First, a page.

What has Bruce been up to recently?

  • recovering from encountering a tram track on his bike during the beast from the east
  • supervising an MSc student
  • usual community council website and minuting duties, along with work on a CC newsletter, reacting to comments on Facebook and sorting an issue over phone numbers
  • reaction to familial issues – the latest is my sister has been called for jury service, for which she is not suited
  • until this week, doing some web-searching for CCER colleagues. (It’s paused while they consider my results so far.)
  • doing odds and sods to help colleagues organise a phD colloquium
  • doing a lot of work on an application for funding some research into participatory budgeting. Deadline is Thursday – eek! (I have almost no more time for it because I’m on a research skills course tomorrow (er, today), Wednesday and Thursday.)
  • because of that,
    • doing very little writing about my own research int he last two weeks
    • doing even less teach-myself-Python

Tomorrow will be mostly taken up by the course, then being interviewed by a student from Liverpool University about my community council/public engagement/community activities.

Also, I will be working on an application for funding some public engagement research – not with community councils this time. If we get this funding, I will encounter a lot of talented and interesting people from a research and professional area that is pretty new to me. Finally, I will review my MSc student’s latest work.


Anti-social not-worker

I do not use Facebook messenger. I refuse to have this on my phone, and generally ignore the the messaging bit of Facebook in browsers. It may not be logical but I resent being forced to have another app on my phone. Maybe I’m just getting old. If you want to contact me, in my order of preference

  1. talk to me, face to face (vastly preferred). You’ll generally find me in room C45 at Napier’s Merchiston Campus, at home, at LifesCycle, at a community council meeting or cycling between two of these destinations
  2. email me (strongly preferred)
  3. comment on one of my WordPress blogs – so it will email me a notification
  4. phone me
  5. text me
  6. tweet me (last resort)

But please bear in mind that my phone is quite often on silent, and I’ve switched off every alert apart from for incoming calls. And don’t even mention Instagram, Pinterest, WhatsApp, the social part of Mendeley and similar, LinkedIn, ORCID, or any other social media.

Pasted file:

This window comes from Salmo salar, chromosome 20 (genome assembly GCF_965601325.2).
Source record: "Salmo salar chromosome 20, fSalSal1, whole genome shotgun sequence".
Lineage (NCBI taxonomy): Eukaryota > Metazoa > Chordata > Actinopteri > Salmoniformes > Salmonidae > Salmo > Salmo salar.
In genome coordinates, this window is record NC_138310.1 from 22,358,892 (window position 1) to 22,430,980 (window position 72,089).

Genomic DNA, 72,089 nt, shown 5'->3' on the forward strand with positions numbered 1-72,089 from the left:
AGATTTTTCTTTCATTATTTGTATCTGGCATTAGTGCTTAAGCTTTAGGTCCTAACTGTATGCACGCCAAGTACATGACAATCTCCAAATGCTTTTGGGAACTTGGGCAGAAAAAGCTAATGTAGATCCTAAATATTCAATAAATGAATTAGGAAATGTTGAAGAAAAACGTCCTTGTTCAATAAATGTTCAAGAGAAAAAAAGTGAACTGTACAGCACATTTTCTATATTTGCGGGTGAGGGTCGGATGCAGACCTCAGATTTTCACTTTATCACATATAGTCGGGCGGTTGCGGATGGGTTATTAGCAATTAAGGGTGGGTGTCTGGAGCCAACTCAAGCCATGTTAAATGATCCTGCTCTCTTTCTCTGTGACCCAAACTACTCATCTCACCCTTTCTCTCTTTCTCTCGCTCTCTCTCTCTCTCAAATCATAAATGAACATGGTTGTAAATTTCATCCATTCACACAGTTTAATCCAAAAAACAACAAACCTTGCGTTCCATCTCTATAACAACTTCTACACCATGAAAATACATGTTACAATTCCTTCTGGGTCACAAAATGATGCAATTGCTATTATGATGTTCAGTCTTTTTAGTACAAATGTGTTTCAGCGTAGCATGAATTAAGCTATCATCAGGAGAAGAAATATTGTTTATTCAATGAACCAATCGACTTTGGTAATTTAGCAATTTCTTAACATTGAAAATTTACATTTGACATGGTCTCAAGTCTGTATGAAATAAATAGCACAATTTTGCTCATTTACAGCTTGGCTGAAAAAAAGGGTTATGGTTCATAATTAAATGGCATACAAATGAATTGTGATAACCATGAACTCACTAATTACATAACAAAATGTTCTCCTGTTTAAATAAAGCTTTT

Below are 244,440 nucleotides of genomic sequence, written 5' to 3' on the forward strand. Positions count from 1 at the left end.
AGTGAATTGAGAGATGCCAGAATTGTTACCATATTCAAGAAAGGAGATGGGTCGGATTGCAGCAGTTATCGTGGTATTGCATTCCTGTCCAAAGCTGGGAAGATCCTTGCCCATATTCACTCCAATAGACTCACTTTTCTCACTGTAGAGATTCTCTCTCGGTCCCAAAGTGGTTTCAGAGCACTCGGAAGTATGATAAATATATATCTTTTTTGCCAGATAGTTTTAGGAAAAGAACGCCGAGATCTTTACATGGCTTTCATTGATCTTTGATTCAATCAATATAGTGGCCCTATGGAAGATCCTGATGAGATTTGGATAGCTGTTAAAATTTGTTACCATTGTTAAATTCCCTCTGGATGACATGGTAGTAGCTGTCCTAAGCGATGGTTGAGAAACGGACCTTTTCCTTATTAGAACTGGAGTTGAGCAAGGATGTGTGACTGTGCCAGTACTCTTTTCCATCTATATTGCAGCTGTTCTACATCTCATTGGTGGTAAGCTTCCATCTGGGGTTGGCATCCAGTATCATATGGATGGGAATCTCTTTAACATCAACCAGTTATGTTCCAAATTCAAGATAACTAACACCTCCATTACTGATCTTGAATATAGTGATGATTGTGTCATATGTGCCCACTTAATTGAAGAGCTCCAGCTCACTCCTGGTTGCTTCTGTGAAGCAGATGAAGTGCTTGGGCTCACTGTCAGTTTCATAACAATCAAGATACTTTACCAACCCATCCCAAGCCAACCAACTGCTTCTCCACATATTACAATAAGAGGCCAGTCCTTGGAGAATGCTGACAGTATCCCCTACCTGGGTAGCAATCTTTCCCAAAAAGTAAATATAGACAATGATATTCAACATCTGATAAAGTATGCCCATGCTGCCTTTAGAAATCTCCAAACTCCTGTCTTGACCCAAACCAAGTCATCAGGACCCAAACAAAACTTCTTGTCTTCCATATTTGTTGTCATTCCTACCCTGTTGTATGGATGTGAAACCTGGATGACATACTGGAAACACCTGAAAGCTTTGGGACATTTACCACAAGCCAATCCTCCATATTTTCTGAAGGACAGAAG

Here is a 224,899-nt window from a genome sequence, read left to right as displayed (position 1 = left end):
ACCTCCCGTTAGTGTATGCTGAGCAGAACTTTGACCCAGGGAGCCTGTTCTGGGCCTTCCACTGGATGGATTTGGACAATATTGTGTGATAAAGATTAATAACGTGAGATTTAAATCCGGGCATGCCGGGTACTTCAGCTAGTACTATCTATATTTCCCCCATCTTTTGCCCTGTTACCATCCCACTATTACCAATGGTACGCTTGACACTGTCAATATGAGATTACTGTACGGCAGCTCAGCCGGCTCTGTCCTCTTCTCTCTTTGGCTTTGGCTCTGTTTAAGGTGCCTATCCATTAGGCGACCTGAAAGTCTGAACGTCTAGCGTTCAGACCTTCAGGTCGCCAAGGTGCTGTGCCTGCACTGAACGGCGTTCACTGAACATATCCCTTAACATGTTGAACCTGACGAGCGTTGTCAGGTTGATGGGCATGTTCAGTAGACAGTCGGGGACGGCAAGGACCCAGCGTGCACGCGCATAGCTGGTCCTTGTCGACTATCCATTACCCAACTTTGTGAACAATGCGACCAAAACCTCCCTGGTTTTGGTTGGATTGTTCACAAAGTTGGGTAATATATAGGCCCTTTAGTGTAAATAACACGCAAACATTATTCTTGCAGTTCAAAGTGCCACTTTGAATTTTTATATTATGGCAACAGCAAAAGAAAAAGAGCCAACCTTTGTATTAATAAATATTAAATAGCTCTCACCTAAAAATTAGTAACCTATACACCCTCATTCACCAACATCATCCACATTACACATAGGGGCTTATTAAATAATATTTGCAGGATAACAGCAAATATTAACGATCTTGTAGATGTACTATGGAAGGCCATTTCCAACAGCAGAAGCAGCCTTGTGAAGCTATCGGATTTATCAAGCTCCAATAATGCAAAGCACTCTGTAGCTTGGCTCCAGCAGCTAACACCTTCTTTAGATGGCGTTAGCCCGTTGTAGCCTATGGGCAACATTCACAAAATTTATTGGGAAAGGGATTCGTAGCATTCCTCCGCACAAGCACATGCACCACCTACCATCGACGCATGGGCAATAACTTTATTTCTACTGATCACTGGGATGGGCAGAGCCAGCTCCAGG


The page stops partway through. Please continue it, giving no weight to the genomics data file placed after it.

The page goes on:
Facebook does have a place in my life: the privilege of seeing what far-flung friends and family choose to share. But I’m old, and I’ll pick how I communicate. Facebook messages are not my choice.

Double (DVI) Vision

Until this morning, my main Mac sported a 1600 * 1200 Formac DVI monitor and a 1280 * 1024 HP VGA monitor. (This monitor can also do DVI.) The Formac’s been great – it’s survived several house moves over almost 10 years, and seems as bright as ever.

The HP is a relative newcomer, and I’ve never been entirely happy about the step from the Formac to it. But the ever-wonderful Elly treated me to another Formac for my birthday. It arrived this morning, so we now have:

left: ‘new’ Formac (play);       middle: original Formac (work);      right: HP (other)

The HP monitor is now attached to my Hackintosh. Weirdly, it’s reporting as 1600 * 1200, which shouldn’t be possible.


In a vague tribute to a Janis Joplin album, today could be called I got dem ol’ co-codamol hughies again, mama! In other news, last week I succeeded in copying posts from Just another bipedal sack of DNA and neuroses – because that’s what humans are to this blog.

It’s been interesting – and quite emotional – revisiting the end of a marriage and my career in publishing, various family (mis)fortunes, my time in India and Indonesia, my MSc, the start of my community council work and research career, discovering spinning, and the beginning of my current, very happy marriage. So much of this feels as though it’s permanent, and has been part of me forever – but in reality much is less than 5 years old.

There will be lots of broken links, because some material was hosted on now-dead servers. I’ve tried to resurrect what I can, but if you find any, please let me know.


In this post-truth world, full of trumpty-dumpty dangers, we have to take our amusements and pleasures where we can. So I am rather tickled that of the four Macs in Servants’ Quarters

Anus Horribilis – my Winterval message

Well, it’s been basically a rubbish year.

We’ve said goodbye to too many people: David Bowie, Alan Rickman, Prince, Muhammad Ali, Anton Yeltsin, Elie Wiesel, Gene Wilder, Leonard Cohen, Robert Vaughn, Fidel Castro, Eric (my cousin’s partner) and John Glenn spring to mind. But the death that has affected me the most is the loss of my father in October. Here’s how it went, according to Facebook: Continue reading

Stranger in a strange(ly digital) land

Understanding Digital Policy was the title of an unconference I was at this week. (It was at an outpost of the University of Liverpool in central London – hence the title and illustration for this post.)

Although it was billed as covering

  • How is policy shaping the uptake and use of Digital Media and Technologies?
  • How are Digital Media and Technologies shaping policy making and policy implementation?

it went much further than that, into how will and how should policy be shaped, and what research should be done. This was at least in part due to the organiser, Simeon Yates, leading the the ESRC Ways of Being in a Digital Age team, and so being highly influential on research directions.

You can jump straight to my personal reactions if you want, but here’s how the day progressed. Firstly, we found interesting and/or kindred spirits by writing our own ‘about-me’s, looking at each others’ and deciding who we wanted to work with. Continue reading